Climbing the Towers – 1989 by Chris Nord

Climbing the Towers – 1989

By Chris Nord

            The fact is, we had fought PSCo to a standstill in court, by organizing in each of the six towns within the ten mile radius in  Massachusetts , to hold binding votes,  yea or nay on accepting the proposed Emergency Response  Plans (ERP’s).  All six towns voted “no”, and it was made clear to Governor Dukakis that if he wanted to run for President and have the support of the North Shore,  he better support this fundamental exercise in local democracy.  Dukakis was a stockholder in Boston Edison, and would have gladly given FEMA his signature, but we had him over a barrel, and he couldn’t to sign off without harming his political ambitions.  He withheld his signature. 

            So the NRC did what it always prefers: it crafted a paper fix.  It issued two rule changes.  First, reactors that were ready to rumble, but did not yet have approved ERP’s in place, could now fire up to  5% of full power.  Second, in license litigation where a state government attempts to disrupt the licensing process by withholding approval of ERP’s, the utility seeking the license could submit a plan for the affected state.  The last bit of the shuffle was to remove FEMA’s Region I  Director, Ed Thomas, who had rightly judged that the ERP’s for Seabrook were not workable – since we had shown that it would take seven hours to clear the 10-mile radius, and FEMA’s own “Planning Basis” stated that radiation could reach the outdoors within 30 minutes of the initiation of a radiological emergency.  In a move reminiscent of the current replacement of U.S. Attorneys by Attorney General Gonzales,  the Reagan administration  replaced Thomas with someone who would certify the plans, regardless of whether they could actually work, and get the nuke running.

            Early in 1989, we decided to climb the transmission towers before Low Power Test, and get some banners up in a final public plea for sanity.  We needed special equipment to accomplish the task – since the towers have no ladders.  A Concord angel provided funding for logistics.  An extraordinarily gifted engineer/builder from Ipswich named Lee Wheeler took on the task of designing and fabricating our climbing gear.  He also erected a forty-foot mock tower in his front yard, for climbers to hone their technique.  By early spring we were ready.  Then we got snagged.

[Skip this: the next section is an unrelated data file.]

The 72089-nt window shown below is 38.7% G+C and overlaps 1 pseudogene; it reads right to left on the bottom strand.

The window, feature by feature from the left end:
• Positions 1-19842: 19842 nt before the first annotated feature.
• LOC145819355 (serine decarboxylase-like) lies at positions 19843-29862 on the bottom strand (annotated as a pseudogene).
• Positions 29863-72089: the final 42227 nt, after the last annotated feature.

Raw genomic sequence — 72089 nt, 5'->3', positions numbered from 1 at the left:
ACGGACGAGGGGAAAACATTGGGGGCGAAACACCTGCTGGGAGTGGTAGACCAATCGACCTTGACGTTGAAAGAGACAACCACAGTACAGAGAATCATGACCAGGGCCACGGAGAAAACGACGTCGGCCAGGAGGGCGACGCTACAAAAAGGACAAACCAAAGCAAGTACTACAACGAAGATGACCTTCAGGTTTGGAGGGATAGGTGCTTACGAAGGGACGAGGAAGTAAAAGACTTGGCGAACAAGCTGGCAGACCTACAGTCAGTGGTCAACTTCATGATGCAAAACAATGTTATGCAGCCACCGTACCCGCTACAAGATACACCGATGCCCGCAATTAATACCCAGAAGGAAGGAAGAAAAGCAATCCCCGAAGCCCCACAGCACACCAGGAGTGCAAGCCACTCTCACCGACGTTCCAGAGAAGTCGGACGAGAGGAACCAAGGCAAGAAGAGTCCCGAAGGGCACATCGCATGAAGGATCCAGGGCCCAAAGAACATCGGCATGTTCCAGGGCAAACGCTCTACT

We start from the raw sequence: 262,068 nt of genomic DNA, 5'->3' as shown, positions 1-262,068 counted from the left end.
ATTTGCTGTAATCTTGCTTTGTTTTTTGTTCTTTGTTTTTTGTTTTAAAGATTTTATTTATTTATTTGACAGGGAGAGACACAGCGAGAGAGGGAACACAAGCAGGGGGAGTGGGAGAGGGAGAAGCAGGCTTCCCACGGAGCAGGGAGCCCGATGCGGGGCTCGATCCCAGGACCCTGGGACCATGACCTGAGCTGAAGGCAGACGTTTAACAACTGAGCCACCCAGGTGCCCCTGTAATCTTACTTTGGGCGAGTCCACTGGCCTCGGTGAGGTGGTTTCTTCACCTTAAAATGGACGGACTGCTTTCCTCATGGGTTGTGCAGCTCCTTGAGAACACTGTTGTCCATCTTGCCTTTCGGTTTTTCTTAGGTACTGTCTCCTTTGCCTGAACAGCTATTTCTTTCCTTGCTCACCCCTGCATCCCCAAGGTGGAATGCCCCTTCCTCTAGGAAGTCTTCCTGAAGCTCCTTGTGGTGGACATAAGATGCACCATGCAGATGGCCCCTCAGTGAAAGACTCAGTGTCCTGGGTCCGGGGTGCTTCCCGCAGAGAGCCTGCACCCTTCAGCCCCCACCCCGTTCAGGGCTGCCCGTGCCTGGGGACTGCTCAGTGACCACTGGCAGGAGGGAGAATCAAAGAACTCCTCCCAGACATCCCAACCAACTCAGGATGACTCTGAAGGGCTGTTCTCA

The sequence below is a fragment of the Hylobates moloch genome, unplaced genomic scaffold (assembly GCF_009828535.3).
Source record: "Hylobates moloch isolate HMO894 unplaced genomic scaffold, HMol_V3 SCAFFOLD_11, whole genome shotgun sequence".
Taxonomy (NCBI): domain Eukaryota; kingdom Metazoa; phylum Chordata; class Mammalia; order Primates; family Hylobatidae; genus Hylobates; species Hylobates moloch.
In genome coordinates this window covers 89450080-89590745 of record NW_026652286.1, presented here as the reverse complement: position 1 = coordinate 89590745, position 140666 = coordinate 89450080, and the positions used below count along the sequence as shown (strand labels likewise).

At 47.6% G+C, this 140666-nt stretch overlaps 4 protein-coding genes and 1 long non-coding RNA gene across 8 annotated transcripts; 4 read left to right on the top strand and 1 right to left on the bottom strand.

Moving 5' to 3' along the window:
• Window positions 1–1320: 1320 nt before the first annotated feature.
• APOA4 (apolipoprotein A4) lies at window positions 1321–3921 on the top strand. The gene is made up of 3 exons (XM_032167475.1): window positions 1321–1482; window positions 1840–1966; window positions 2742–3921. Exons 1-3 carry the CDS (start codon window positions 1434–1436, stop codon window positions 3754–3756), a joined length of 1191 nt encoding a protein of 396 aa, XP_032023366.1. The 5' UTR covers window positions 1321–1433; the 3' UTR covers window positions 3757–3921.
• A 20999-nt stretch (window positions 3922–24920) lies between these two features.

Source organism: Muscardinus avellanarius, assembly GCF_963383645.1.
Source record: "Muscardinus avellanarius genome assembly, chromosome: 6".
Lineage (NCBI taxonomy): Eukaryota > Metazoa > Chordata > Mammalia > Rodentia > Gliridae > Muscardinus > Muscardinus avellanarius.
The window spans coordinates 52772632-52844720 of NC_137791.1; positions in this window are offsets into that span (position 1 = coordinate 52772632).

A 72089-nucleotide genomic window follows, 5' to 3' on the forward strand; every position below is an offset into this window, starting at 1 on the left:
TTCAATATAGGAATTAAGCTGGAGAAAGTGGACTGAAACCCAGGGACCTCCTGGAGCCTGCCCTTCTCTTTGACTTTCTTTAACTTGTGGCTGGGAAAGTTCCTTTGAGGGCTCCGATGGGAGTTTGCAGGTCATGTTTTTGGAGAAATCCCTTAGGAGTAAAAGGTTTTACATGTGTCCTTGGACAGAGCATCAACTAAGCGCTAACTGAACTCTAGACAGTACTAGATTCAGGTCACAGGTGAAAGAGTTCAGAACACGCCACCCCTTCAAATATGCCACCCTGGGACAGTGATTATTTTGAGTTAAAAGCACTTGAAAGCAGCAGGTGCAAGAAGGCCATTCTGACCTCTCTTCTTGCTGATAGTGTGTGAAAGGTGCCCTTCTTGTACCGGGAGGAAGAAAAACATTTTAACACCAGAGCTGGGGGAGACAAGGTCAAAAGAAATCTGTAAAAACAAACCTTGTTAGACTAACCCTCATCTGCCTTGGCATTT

Personally, it was a relief when on the day of our action, Seabrook Police Chief Cronin drove into the rest area parking lot just south of the Seabrook exit – our staging area.  At that moment I could barely walk; I had slipped on the ice at my shop that morning and my knee had gone into spasm,  I was leaning on my cane, and my whole group’s plan for our climb was already in trouble.  We were trying to salvage a game plan, and as we milled around waiting for all the climbers and their support to show, up drives the Chief to do everyone a favor.  Paul went to one side of the cruiser, and I went to the other. The Chief obligingly opened both windows, obviously enjoying the surprise he has just provoked.  After all, we had taken precautions to plan this particular action with a good deal of secrecy, because we needed enough time unimpeded by law enforcement to get our climbers off the ground.  Our precautions had clearly fallen short